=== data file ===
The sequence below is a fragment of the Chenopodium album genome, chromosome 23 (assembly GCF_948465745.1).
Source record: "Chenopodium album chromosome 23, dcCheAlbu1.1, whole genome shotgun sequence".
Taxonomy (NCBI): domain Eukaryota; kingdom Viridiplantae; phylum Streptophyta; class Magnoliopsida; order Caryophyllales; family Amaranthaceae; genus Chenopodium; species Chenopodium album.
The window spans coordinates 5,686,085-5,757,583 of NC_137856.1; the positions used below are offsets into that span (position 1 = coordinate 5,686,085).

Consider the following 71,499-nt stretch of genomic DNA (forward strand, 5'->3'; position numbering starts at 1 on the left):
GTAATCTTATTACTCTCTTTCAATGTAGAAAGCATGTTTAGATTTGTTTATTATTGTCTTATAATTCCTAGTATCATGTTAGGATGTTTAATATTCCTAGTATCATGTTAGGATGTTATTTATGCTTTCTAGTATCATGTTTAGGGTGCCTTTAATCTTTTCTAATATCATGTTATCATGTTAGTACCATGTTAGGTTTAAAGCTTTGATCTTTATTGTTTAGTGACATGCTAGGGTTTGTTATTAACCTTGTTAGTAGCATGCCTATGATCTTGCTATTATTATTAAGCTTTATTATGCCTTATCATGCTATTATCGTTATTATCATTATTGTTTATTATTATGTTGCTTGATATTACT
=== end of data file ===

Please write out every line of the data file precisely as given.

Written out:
The sequence below is a fragment of the Chenopodium album genome, chromosome 23 (assembly GCF_948465745.1).
Source record: "Chenopodium album chromosome 23, dcCheAlbu1.1, whole genome shotgun sequence".
Taxonomy (NCBI): domain Eukaryota; kingdom Viridiplantae; phylum Streptophyta; class Magnoliopsida; order Caryophyllales; family Amaranthaceae; genus Chenopodium; species Chenopodium album.
The window spans coordinates 5,686,085-5,757,583 of NC_137856.1; the positions used below are offsets into that span (position 1 = coordinate 5,686,085).

Consider the following 71,499-nt stretch of genomic DNA (forward strand, 5'->3'; position numbering starts at 1 on the left):
GTAATCTTATTACTCTCTTTCAATGTAGAAAGCATGTTTAGATTTGTTTATTATTGTCTTATAATTCCTAGTATCATGTTAGGATGTTTAATATTCCTAGTATCATGTTAGGATGTTATTTATGCTTTCTAGTATCATGTTTAGGGTGCCTTTAATCTTTTCTAATATCATGTTATCATGTTAGTACCATGTTAGGTTTAAAGCTTTGATCTTTATTGTTTAGTGACATGCTAGGGTTTGTTATTAACCTTGTTAGTAGCATGCCTATGATCTTGCTATTATTATTAAGCTTTATTATGCCTTATCATGCTATTATCGTTATTATCATTATTGTTTATTATTATGTTGCTTGATATTACT